The day after that, he came back with the baler.  In the course of the afternoon he had made 10 large, round bales of hay.  Next morning he loaded the bales on a trailer and hauled them home for his [beef] cattle to eat.

And now instead of tall grass on the low ground, we have what appears to be lawn.  That’s what I’d call a win-win situation.

Looks different after bob completes his handiwork

Looks different after bob completes his handiwork

Look at how our garden is doing this year.  Green beans, zucchinis, onions, early and late cabbages, various tomatoes, potatoes, habaneros, jalapeños and sweet bell peppers, cucumbers and giant garlic are all flourishing.  Much of this is hidden behind that forest of asparagus, which we harvested lightly this year.  Along the far side, the rhubarb continues to thrive.  We’ve harvest heavily from it this year and still there is much, much more.

And to think . . . I used to waste that space growing grass.  How dumb was that? :dunce:


I’m guessing most of you have discovered the least, and most poorly kept, secret in the world.  Our world is mad.  As in crazy, loony, loopy, illogical and frequently nonsensical.  Mad! :stars:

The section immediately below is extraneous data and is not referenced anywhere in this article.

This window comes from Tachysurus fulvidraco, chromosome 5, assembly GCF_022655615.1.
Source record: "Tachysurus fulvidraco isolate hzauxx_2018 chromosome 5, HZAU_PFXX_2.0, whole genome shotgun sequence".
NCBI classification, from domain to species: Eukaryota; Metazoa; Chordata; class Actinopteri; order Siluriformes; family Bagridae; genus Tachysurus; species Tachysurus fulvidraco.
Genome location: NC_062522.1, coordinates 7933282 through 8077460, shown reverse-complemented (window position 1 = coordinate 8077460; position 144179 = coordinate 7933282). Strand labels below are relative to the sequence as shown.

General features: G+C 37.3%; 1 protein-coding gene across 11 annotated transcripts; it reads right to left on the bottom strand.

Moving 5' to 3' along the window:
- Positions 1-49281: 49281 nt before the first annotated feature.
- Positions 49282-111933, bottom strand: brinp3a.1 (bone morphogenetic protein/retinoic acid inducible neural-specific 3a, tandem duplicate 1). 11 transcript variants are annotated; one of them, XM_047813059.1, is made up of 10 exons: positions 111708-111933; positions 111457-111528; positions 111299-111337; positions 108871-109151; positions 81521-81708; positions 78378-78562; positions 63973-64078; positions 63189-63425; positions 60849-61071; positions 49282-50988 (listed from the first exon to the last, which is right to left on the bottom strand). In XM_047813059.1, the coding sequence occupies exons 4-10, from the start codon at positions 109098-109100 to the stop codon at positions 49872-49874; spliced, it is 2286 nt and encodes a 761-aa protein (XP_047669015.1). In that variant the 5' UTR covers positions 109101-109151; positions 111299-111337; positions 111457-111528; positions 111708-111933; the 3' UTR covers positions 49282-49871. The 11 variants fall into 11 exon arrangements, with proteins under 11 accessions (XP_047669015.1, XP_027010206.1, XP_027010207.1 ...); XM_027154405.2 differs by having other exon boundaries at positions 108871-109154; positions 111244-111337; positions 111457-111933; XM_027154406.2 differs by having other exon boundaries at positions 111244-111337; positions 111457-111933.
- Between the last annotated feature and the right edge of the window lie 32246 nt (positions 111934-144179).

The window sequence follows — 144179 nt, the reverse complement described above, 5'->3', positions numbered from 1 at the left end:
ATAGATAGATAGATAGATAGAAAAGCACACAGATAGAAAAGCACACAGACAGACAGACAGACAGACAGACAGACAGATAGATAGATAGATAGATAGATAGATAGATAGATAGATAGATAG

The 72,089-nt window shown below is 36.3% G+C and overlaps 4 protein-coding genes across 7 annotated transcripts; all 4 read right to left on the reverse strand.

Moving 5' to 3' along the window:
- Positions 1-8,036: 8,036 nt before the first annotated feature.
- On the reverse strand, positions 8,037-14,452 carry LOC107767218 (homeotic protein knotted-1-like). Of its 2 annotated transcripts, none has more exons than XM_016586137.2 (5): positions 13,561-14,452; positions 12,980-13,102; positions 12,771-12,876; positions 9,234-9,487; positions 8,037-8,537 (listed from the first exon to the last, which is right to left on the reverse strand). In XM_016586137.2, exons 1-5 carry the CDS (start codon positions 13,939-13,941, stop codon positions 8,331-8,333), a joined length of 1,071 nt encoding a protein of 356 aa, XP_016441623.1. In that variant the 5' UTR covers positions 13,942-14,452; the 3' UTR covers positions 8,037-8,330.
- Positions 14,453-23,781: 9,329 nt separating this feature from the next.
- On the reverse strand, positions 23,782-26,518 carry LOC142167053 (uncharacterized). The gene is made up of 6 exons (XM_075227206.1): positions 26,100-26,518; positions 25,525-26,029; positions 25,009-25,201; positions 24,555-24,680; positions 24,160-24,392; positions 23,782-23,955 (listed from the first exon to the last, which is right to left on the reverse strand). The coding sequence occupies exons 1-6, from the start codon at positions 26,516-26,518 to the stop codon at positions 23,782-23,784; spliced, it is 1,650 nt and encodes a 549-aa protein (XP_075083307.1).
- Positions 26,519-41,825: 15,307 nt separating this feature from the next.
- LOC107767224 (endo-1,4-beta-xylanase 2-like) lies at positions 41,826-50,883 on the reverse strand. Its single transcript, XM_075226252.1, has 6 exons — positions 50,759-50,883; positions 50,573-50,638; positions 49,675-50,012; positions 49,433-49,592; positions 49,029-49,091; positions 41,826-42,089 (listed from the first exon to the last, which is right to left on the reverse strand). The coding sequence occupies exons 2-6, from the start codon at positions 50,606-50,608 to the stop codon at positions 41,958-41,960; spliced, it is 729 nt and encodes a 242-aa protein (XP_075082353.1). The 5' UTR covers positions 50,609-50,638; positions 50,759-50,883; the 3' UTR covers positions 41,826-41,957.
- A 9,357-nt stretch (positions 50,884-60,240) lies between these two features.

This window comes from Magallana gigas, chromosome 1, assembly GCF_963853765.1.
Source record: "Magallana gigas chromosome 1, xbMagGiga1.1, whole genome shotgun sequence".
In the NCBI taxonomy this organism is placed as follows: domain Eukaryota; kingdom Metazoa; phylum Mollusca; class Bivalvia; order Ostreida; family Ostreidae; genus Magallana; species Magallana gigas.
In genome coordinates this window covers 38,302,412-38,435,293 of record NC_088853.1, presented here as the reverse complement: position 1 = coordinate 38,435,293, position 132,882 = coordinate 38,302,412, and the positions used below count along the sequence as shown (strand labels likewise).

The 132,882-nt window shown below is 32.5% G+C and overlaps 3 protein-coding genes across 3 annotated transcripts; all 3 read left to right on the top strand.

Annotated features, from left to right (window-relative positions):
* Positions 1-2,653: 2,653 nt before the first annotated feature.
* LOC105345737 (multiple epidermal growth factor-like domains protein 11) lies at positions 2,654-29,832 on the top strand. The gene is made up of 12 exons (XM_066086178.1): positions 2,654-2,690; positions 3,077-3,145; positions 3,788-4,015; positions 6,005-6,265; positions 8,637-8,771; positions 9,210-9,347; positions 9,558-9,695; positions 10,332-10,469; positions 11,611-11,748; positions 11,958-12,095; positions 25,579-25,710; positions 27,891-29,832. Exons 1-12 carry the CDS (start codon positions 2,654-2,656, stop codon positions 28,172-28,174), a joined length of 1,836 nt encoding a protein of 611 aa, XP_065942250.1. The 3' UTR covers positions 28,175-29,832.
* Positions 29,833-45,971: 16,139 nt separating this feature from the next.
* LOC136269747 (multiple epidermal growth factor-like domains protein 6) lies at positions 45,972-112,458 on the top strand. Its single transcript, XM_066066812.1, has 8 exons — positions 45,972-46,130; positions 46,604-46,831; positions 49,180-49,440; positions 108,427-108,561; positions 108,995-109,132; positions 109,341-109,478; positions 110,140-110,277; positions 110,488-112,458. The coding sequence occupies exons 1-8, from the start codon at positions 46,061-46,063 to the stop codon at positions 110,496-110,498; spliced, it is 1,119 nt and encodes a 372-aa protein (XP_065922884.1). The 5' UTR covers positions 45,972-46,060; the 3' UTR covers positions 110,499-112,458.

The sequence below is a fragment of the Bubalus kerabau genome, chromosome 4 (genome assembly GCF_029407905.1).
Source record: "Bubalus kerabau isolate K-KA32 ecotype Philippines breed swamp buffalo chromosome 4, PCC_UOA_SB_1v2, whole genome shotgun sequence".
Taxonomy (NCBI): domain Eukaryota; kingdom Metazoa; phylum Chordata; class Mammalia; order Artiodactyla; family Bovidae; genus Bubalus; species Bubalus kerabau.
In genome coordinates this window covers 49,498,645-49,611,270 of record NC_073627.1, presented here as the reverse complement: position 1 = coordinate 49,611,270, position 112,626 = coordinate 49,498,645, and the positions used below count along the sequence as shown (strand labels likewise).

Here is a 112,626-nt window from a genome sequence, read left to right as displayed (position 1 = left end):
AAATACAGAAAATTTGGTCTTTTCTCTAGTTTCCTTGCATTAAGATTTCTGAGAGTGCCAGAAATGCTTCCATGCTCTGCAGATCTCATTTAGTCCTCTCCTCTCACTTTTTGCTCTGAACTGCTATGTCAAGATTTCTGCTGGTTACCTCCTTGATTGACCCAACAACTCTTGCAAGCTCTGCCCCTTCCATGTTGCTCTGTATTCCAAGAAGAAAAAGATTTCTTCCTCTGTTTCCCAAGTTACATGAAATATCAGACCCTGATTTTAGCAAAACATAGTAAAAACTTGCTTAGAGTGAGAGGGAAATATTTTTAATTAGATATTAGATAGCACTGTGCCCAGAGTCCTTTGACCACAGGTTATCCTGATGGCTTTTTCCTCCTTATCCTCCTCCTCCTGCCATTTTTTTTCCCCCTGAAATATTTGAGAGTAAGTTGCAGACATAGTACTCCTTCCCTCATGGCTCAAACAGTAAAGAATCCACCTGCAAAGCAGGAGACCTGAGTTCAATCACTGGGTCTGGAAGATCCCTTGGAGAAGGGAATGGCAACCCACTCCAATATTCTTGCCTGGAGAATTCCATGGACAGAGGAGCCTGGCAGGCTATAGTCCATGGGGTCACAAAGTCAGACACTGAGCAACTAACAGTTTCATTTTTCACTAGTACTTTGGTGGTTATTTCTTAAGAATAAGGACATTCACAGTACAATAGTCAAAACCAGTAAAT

Not really my doctor.

Not really my doctor.

Monday, I had the 9-month follow-up appointment with my urologist.  It is nearly an hour’s drive by the time you add in parking and walking in and up to his office.  After checking in and leaving a sample, I was ushered into a room to wait.  I finished reading a book during that time.

Finally, Doctor R stepped in, shook my hand and greeted me with a big grin.  He had a couple of questions for me and I had one for him.  He shared the good news that my test results were once again perfect.   :cloud9:   He also reminded me that there is a chance that the cancer will come back.  I’ll see him again in three months, which will be the one year anniversary of the surgery.  Our time together was less than five minutes.  An hour later I was back home.